Andrew Cox - Head Designer Kustom Footwear
When and where did you start surfing?
I got into surfing quite late actually. I mainly skateboarded when I was in high school in Melbourne. When I finished year 12 and had a bit more freedom and a drivers license, I went on a few trips down to Torquay and Bells beach with some friends and got hooked pretty quick.
What do you love about surfing?
Nature, Barrels, trying different boards, exploring new places. My friends and I still love going off the beaten track, to try and find new places to surf.
Do you have a session that stands out as your most memorable?
My most memorable session was along the Great Ocean Road about 6 years ago. Just my friend and I in the water, about 4 foot, not a breath of wind, sun setting at this super long right hand point break.
What kind of education have you had?
I have a degree in Industrial design from RMIT in Melbourne, majoring in Domestic product design, Furniture design, and Model making
How did you get into product design, in particular footwear and accessories?
I had just started my honours year at RMIT, and I saw an ad in the paper for a junior designer at Globe Shoes. I was skateboarding alot, and had a big interest in skate shoes, so I was so excited by this ad. I had zero shoe design or industry experience, but I did have a fresh degree in product design. But I wanted to make sure I had more than enough for the interview, so I did some sketches for my own skate shoe design, and I also went and bought a pair of Globe shoes and sketched them from a few different angles. I got the job, and bailed on my honours year.
What is you current job and what does it entail?
I am the head designer for Kustom footwear. I travel internationally gathering ideas, inspiration, and new development techniques, then combine this with relevant sales data to plan out the design direction for Kustoms global range of mens shoes and sandals. Then, together with my team we design and spec all the products in Adobe Illustrator and send them to China. I also make regular trips to China with our production manager to check on development and production, gather new fabrics from the markets, negotiate prices, and find new factories.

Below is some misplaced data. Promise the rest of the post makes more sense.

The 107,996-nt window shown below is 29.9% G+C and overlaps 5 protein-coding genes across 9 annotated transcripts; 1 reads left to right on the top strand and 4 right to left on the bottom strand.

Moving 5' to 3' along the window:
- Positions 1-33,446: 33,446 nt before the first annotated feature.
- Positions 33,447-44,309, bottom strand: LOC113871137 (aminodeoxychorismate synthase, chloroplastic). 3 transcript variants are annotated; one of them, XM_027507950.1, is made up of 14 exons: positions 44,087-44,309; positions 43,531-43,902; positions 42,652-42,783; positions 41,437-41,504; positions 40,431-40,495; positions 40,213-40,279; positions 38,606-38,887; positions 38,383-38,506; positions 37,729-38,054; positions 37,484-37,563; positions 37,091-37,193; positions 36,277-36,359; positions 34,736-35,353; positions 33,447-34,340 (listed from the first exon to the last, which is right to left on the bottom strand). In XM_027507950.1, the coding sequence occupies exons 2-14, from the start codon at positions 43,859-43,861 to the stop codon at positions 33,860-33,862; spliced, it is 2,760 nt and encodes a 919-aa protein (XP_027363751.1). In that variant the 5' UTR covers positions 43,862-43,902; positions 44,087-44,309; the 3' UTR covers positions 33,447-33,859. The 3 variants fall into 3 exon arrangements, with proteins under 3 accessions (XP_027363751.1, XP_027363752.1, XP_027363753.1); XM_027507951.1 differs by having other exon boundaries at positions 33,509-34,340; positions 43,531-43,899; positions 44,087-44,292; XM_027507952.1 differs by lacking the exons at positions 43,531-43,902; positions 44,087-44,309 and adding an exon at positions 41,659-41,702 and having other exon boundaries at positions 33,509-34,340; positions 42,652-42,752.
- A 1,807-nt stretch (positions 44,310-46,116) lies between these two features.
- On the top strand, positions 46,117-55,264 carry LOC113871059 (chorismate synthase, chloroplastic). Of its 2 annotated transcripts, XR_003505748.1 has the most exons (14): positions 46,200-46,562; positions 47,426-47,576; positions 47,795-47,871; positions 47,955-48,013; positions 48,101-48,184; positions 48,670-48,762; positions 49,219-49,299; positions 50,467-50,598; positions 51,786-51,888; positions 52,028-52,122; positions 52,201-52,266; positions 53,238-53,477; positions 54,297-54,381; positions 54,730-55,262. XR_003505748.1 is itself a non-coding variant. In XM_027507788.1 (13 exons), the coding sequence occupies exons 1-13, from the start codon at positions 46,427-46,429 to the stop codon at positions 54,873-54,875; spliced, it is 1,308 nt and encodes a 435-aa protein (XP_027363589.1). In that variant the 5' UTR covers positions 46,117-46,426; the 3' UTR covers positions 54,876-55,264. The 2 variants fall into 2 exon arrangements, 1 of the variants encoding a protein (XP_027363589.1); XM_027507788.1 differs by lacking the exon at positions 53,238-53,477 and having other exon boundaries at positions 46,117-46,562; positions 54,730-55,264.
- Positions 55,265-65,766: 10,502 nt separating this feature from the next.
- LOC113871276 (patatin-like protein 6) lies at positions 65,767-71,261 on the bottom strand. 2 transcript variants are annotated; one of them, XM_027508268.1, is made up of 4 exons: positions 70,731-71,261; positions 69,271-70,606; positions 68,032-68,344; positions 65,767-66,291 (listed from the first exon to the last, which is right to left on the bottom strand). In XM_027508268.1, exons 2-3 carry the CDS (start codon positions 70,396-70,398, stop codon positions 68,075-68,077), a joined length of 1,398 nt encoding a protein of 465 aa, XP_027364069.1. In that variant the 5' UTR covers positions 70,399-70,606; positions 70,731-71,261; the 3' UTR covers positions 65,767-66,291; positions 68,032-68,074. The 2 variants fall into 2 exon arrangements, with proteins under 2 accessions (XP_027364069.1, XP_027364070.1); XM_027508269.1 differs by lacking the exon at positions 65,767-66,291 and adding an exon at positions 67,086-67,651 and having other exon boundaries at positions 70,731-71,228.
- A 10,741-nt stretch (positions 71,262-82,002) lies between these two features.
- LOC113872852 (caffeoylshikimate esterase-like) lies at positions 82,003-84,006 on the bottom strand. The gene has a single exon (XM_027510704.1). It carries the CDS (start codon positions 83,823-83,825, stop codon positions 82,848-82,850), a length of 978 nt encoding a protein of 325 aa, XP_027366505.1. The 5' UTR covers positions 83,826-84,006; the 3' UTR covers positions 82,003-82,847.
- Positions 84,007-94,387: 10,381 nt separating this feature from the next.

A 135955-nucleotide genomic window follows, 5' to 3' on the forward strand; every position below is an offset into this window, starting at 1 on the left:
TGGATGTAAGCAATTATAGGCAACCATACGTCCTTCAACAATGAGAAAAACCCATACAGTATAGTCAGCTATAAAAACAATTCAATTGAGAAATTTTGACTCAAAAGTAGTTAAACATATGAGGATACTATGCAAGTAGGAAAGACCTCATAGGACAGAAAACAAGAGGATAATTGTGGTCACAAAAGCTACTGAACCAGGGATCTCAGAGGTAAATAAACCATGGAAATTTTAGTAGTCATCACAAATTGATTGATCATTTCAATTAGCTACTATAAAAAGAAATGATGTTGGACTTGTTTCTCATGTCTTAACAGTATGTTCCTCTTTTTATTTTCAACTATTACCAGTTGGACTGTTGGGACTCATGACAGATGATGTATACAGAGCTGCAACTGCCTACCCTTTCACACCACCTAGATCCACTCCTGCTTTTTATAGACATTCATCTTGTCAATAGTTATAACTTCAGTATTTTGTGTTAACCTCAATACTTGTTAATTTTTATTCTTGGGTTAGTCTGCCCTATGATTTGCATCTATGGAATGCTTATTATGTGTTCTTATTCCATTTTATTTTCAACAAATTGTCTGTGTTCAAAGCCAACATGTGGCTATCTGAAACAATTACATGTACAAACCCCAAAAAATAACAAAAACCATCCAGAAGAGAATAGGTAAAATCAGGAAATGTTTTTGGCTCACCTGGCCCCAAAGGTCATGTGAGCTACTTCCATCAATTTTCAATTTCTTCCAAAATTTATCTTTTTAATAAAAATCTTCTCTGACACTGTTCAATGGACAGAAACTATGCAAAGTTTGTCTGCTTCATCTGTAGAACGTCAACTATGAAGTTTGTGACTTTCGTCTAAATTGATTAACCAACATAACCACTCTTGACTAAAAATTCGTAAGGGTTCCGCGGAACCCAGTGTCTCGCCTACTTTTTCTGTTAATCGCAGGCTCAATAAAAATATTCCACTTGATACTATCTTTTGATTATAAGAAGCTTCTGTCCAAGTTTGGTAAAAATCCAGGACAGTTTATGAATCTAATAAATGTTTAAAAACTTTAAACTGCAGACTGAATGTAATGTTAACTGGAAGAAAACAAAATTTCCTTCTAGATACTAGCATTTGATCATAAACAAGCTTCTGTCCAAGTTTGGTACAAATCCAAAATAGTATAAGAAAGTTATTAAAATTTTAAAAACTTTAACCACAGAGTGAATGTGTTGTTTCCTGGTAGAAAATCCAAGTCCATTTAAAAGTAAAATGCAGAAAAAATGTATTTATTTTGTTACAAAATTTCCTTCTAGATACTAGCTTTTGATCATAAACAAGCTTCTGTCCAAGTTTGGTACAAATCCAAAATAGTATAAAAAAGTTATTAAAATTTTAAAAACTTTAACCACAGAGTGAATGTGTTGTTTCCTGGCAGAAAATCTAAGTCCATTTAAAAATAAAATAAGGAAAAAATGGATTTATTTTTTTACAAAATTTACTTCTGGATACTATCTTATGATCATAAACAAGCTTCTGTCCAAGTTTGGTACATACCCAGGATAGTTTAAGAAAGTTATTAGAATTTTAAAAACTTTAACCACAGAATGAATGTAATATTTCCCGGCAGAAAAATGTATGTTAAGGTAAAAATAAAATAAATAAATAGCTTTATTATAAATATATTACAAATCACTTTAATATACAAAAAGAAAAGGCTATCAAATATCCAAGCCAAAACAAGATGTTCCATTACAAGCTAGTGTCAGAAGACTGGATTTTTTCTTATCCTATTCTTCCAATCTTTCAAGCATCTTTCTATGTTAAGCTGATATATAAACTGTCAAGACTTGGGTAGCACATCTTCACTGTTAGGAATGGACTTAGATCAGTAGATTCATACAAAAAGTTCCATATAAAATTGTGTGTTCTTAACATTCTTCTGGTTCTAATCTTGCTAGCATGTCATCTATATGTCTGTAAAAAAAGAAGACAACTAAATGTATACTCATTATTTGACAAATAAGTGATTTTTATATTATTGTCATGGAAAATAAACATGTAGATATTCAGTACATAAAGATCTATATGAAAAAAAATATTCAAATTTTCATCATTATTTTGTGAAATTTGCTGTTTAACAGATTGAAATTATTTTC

What kind of things do you draw influence from when designing your products at Kustom?
Classic Retro sneakers, super modern running shoes, clothing fabrics, other accessories such a caps and backpacks, car and bike design, surfboard art, architectural wall patterns, street art.
What do you love about your job?
I love Sneakers! and I love that we are a small brand. Our office in Burleigh is the main hub for Kustom globally, so we don't need to answer to too many people. We have alot of creative freedom, which is a precious thing. We have a small team, and we all do a little bit of everything. I have learnt so much, by being across so many aspects of the business. The travel is also great too.
How did you get to the position you are in today?
I worked at Globe Shoes for a couple of years, then I went freelance for a few years, taking on alot of Toy design projects from Moose Enterprises, for something fun and different. I was working from home designing toys, and surfing whenever I could. Fun days! Anyway, after the toy projects started to dry up, I did a few freelance shoe projects for Roxy. They offered me a full time job as a Quiksilver accessories designer down in Torquay! I moved to Torquay and worked for Quiksilver for a few years, then a friend of mine who was working at Kustom footwear called me to see if I was interested in designing shoes again. I was stoked, and took the job. Shoes have always been a pinnacle product for me, I mean sneakers are one of the only products in our industry that have whole magazines dedicated exclusively to them.
Do you have any advice for budding designers wanting to work in the surf industry?
If you do what is required you might do ok, but if you do extra you will succeed for sure. Passion is at the top of the list, most other skills can be taught over time. Being fluent in Adobe Illustrator will also get you places. Also, focus on new ideas and designs, that the industry has not seen before. The industry can get caught up in trends more so than innovation sometimes, and as a result we can end up with lots of versions of the same things. The industry is secretly screaming out for new! Go for it!
Where can we find you online?
Posted by: Troy Roennfeldt, on April 28, 2014
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